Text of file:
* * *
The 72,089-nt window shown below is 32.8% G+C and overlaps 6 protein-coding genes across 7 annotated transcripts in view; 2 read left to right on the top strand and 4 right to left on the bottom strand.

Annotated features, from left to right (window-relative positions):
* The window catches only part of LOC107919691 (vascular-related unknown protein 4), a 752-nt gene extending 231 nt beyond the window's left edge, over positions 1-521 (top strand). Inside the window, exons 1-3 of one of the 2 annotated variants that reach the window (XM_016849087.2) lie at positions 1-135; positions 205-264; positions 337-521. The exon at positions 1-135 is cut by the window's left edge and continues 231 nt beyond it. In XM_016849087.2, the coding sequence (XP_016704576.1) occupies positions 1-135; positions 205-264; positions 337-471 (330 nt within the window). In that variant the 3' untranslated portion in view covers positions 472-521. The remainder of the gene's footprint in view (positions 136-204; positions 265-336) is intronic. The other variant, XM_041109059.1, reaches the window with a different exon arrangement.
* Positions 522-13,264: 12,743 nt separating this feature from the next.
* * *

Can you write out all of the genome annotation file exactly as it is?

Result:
The 72,089-nt window shown below is 32.8% G+C and overlaps 6 protein-coding genes across 7 annotated transcripts in view; 2 read left to right on the top strand and 4 right to left on the bottom strand.

Annotated features, from left to right (window-relative positions):
* The window catches only part of LOC107919691 (vascular-related unknown protein 4), a 752-nt gene extending 231 nt beyond the window's left edge, over positions 1-521 (top strand). Inside the window, exons 1-3 of one of the 2 annotated variants that reach the window (XM_016849087.2) lie at positions 1-135; positions 205-264; positions 337-521. The exon at positions 1-135 is cut by the window's left edge and continues 231 nt beyond it. In XM_016849087.2, the coding sequence (XP_016704576.1) occupies positions 1-135; positions 205-264; positions 337-471 (330 nt within the window). In that variant the 3' untranslated portion in view covers positions 472-521. The remainder of the gene's footprint in view (positions 136-204; positions 265-336) is intronic. The other variant, XM_041109059.1, reaches the window with a different exon arrangement.
* Positions 522-13,264: 12,743 nt separating this feature from the next.